Tuesday, May 28, 2024

News and Ideas Worth Sharing

BITS & BYTES: MASS MoCA and WTF present ‘The Plastic Bag Store’; Lee Day, Alon Koppel, and Jada Fabrizio at Mad Rose Gallery; Simone White and Scott Matthews at Race Brook Lodge; North Berkshire Community Dance; Q-MoB, Berkshire Elder Services, and BHS LGBTQ+ series on changing demographics; Author Lee McColgan at Arrowhead; BCC honors students present reading; ‘Literacy Night’ at Farmington River School

MASS MoCA and WTF present the museum debut of a thought-provoking, awe-inspiring world made out of discarded single-use plastic and cardboard.

MASS MoCA and WTF present the museum debut of ‘The Plastic Bag Store,’ an immersive experience of art, theater, and film

North Adams— From May 9th through September 2nd, MASS MoCA and WTF present the museum debut of a thought-provoking, awe-inspiring world made out of discarded single-use plastic and cardboard.

Created by artist Robin Frohardt and produced by Pomegranate Arts, “The Plastic Bag Store,” is an immersive experience of art, theater, film, and fun. Subtitled “a tragicomic ode to the foreverness of plastic,” creatively addresses global climate concerns through art, humor, and a critical lens. Frohardt has meticulously hand-sculpted thousands of items, including produce, meat, dry goods, toiletries, cakes, and sushi rolls, using discarded plastic bags that have been thoroughly washed and ingeniously upcycled. Frohardt started working on The Plastic Bag Store in 2015, inspired after watching someone double-bag groceries that were already bags inside of bags inside of boxes.

Visitors will step into a vibrantly heightened, tongue-in-cheek supermarket setting meant to spark critical reflection on our culture of consumption and convenience. Frohardt repurposes 2-liter bottles as “Plastic Dew,” yellow tarp becomes carrots, plastic caps are “capperonnis” on faux frozen pizzas, and “free-range” plastic bags transform into a dozen eggs. Touch is often encouraged, as a box of “Yucky Shards” reveals, with a gentle shake, to be full of clunky trash. Visitors should also be on the lookout for plasticized regional items on the shelves.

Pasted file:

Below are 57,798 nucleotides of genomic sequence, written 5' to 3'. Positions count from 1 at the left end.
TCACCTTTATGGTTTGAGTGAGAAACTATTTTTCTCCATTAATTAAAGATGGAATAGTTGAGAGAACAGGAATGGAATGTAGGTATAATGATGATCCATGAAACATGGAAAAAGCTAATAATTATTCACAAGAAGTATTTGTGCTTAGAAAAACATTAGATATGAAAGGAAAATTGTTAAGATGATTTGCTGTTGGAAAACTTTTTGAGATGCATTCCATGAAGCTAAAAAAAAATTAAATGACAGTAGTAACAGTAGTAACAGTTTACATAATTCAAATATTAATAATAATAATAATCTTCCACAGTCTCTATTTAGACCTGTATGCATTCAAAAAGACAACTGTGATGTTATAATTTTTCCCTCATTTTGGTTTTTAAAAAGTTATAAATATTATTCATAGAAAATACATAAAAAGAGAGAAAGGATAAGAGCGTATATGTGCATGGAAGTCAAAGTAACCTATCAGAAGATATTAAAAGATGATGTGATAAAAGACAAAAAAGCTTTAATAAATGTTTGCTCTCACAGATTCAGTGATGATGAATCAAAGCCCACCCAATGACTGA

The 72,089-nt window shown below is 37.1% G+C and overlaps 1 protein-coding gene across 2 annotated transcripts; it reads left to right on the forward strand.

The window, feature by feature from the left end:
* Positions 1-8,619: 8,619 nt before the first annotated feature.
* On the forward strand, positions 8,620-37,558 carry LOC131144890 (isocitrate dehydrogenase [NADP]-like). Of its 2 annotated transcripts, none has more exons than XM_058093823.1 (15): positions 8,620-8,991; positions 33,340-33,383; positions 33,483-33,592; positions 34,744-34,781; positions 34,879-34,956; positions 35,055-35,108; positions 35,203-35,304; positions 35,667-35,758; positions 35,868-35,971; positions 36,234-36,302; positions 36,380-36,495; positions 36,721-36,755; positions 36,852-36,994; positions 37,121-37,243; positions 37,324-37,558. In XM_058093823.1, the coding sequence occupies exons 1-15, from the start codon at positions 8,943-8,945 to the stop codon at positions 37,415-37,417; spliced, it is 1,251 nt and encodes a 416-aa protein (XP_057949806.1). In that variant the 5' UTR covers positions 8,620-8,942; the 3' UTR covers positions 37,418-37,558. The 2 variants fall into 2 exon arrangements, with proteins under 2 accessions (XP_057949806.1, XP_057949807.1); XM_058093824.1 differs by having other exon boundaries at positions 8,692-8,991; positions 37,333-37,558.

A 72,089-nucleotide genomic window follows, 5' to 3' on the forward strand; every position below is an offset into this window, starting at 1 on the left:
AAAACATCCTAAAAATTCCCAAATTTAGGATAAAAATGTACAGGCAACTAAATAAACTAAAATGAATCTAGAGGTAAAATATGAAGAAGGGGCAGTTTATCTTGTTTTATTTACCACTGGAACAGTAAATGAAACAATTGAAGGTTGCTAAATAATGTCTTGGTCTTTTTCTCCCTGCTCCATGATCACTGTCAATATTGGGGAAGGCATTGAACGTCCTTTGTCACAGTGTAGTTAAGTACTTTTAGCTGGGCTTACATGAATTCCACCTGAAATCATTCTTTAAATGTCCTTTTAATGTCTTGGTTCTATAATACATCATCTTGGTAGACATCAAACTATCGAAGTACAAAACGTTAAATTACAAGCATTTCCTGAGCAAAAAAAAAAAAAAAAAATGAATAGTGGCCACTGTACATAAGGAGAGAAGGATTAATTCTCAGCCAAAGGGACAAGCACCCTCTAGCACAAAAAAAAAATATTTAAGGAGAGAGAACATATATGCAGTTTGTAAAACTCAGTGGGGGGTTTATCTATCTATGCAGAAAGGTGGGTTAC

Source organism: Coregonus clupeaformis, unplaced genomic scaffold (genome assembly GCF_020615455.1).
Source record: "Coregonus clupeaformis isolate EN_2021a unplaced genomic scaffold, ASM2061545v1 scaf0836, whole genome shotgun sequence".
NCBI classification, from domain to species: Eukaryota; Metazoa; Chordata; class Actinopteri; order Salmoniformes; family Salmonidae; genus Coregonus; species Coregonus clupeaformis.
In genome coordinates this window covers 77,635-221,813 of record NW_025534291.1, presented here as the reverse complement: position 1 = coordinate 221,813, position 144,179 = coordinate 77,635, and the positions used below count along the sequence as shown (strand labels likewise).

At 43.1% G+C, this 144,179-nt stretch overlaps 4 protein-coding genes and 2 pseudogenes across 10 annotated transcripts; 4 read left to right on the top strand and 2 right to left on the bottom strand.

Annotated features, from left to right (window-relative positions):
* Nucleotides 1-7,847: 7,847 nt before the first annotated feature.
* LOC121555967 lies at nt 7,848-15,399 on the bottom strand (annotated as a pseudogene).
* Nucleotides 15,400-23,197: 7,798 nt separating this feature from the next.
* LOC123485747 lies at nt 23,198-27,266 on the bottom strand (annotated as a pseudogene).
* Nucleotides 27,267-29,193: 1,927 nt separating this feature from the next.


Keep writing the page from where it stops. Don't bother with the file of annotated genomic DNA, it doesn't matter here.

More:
‘The Plastic Bag Store.’ Photo by Bailey Holiver.

During timed activations, performers transform the store into an immersive cinema, using inventive puppetry, shadow play, and intricate handmade sets to present a darkly funny and often tender story about the enduring effects of single-use plastics. The comedic narrative explores the life behind things, emphasizing how what we value least may become our most lasting cultural legacy.

In advance of the opening, “Cardboard Cinema: Robin Frohardt’s Handmade Worlds” is now on view in MASS MoCA’s Kidspace. This companion project to “The Plastic Bag Store” is an installation of handmade cardboard sets and puppets accompanied by Robin Frohardt’s animated short films.

The exhibit runs from May 9th through September 2nd in Building 1 at MASS MoCA on MASS MoCA Way in North Adams. It is recommended for ages 6 and up. Advanced tickets are $25 with discounts for members and children. Tickets and more information can be found online. 

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Mad Rose Gallery to present an esteemed trio exhibition featuring the photographic works of Lee Day, Alon Koppel, and Jada Fabrizio

Millerton, N.Y.— Opening on May 9th, Mad Rose Gallery will present “This MUST be the Place?,” an esteemed trio exhibition featuring the photographic works of Lee Day, Alon Koppel, and Jada Fabrizio. 

Jada Fabrizio, an accomplished photographer known for her staged images, has seen her work exhibited in museums and galleries not just throughout the New York metropolitan area but also in various cities across the United States. Her unique approach to photography involves the use of diverse materials such as wood, clay, paint, found objects, and toys to craft the scenes she captures. This innovative technique has garnered her features in numerous esteemed publications including Musée Magazine, Chronogram Magazine, Pikchur Magazine, and High Shelf Press. 

Jada Fabrizio, ‘Over the Moon,’ 11”x 7”, staged photography, archival print, 2021.

Lee Day has worked in a variety of creative disciplines including photojournalism, stock photography, interactive media, web design, and creative writing. Now returning to his initial passion, photography, Lee is exploring the limits to which he can extend the algorithms of the digital image.

Alon Koppel returned to his primary passion and source of income, photography, after a career in design. His background in graphic design has endowed him with a more structured methodology and project-based approach to his photography endeavors, surprisingly granting him greater freedom to explore creatively. Alon’s projects span from rephotographing historical stereoscopic images to capturing long-exposure photographs of various transportation methods.

The exhibit opens on May 9th. There is a reception on Saturday May 11th from 4 p.m. to 7 p.m. at Mad Rose Gallery at 5916 North Elm Avenue in Millerton, N.Y. More information can be found online. 

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Race Brook Lodge presents Simone White and Scott Matthews ‘Singing Sad Songs in Spring’